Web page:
Rating: C+


Director: Jerrold Tarog

Cast: Kathryn Bernardo, Louise Delos Reyes, Sam Concepcion, Dimples Romana, Julia Clarete, Lloyd Samartino, Ina Raymundo, Ara Mina

Summary: Best friends Lucy (Kathryn Bernardo) and Shane (Louise Delos Reyes) had an accident in an abandoned lighthouse during a class trip. As if that is bad enough, their parents are in the middle of a messed-up affair. The last thing their shaky friendship needs is a pair of rival mangkukulam (Dimples Romana and Julia Clarete) out to end their age-old battle.

Tarog is a lock to make another episode because he directed one of the best in the storied horror franchise. I felt a conscious effort to come up with an original or a fresh take on the concept of kulam and ghost possession. Too conscious. Divided into three sets of characters of different age and generation, parallelisms are sewn using broken friendships as its main thread. However, in an effort to tie all loose ends, the weaving got convoluted. I mean, the ultrasound results?! SERIOUSLY. To end on a positive note, the ghosts are really creepy, especially the way they sneak up on people. I’d like to see a Ruana-Cornellia (the rival mangkukulam) spin-off. If the West has witches and wizards then let us make an epic mangkukulam film.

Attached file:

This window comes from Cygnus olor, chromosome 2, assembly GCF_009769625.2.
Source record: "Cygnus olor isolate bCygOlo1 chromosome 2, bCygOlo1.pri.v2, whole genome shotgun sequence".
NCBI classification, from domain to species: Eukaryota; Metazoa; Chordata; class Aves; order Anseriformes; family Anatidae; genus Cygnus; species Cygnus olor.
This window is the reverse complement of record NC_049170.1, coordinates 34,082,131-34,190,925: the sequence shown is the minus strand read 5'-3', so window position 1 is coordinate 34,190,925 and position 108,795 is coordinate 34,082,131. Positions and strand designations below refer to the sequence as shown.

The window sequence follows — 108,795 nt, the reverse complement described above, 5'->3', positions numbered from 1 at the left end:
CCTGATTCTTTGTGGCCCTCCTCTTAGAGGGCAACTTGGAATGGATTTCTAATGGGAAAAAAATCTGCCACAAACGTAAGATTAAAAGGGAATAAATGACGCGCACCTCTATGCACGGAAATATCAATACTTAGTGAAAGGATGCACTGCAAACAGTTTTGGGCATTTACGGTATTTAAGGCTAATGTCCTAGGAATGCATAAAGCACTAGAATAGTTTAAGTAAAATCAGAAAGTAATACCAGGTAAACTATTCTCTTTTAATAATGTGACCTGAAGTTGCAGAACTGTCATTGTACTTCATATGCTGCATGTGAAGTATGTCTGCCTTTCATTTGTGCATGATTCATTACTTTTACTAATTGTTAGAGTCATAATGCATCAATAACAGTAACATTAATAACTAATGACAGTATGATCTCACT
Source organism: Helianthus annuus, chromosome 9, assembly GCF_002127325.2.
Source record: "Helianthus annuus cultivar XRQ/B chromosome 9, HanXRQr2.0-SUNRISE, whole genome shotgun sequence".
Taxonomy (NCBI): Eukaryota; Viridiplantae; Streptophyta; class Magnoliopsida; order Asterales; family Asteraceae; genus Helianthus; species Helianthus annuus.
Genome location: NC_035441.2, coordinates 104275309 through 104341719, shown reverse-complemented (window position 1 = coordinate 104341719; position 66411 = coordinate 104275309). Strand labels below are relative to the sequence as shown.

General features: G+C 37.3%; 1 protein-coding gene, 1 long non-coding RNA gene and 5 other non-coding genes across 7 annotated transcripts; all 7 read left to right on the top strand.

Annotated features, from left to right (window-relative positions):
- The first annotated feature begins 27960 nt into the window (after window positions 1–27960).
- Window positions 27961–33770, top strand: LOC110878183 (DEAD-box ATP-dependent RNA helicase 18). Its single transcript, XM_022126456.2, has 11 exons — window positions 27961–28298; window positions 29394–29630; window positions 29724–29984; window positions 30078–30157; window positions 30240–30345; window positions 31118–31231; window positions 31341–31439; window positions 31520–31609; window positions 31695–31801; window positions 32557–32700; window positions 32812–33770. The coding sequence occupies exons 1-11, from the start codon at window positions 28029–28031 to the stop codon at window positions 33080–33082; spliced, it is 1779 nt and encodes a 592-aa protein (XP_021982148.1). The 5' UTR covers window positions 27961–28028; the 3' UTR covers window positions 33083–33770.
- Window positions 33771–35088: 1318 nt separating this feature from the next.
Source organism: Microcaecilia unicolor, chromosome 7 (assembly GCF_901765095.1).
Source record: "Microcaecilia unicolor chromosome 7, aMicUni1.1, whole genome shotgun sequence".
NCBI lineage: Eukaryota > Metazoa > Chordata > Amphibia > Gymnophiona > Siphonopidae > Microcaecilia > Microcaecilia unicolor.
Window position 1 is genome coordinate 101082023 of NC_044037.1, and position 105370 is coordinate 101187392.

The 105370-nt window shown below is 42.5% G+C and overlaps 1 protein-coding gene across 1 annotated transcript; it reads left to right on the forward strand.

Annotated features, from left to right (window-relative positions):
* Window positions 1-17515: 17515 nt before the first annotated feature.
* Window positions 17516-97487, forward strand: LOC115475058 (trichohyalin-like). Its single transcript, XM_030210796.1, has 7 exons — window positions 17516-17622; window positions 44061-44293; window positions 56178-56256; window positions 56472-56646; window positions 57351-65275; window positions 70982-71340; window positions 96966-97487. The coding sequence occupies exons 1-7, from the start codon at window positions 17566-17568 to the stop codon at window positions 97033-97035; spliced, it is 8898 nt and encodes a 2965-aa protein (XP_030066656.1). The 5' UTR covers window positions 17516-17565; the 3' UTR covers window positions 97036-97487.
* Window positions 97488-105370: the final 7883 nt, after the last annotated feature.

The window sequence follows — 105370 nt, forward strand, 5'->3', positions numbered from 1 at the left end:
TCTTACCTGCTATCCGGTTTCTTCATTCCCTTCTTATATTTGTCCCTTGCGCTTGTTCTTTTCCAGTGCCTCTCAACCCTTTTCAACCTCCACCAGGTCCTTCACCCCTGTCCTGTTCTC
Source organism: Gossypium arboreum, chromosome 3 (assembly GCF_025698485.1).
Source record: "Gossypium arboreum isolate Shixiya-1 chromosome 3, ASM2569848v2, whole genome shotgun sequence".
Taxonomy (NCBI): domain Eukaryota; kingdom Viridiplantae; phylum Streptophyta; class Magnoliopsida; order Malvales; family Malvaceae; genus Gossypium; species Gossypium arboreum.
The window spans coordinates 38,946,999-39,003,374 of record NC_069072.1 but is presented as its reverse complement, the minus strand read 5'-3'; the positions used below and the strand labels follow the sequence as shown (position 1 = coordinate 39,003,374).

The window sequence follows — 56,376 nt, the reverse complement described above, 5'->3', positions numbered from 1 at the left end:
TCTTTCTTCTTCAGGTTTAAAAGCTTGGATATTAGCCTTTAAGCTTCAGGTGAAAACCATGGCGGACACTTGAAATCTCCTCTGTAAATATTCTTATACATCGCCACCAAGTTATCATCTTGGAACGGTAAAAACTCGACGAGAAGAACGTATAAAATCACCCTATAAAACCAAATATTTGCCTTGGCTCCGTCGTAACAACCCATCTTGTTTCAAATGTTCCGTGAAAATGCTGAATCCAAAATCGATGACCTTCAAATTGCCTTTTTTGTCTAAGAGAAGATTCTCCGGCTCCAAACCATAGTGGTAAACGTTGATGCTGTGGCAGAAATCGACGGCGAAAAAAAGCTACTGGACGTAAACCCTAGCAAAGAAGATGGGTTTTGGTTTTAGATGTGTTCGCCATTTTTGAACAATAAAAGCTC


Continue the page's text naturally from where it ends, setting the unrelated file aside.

Rating: B


Director: Chris Martinez

Cast: Eugene Domingo, Jay Manalo, Boots Anson Roa, Edgar Alan Guzman, Tess Antonio

Summary: Long-time couple Cynthia (Eugene Domingo) and Mar (Jay Manalo) moved to a high-rise condominium after a traumatizing experience during Typhoon Ondoy. Their new residence should keep them safe from floods. Unfortunately, it does not keep off wandering ghosts.

I like this episode because it made me think. I had to guess the identities of the ghosts, the reason for their continued haunting and the tragic incident that started it all. Using the recent natural calamities as backdrop, the film was able to include issues on environment, child labor and class differences. Despite touching important issues, do not for one second think it is complicated. It is just well-made. Something expected of a Chris Martinez-Eugene Domingo collaboration.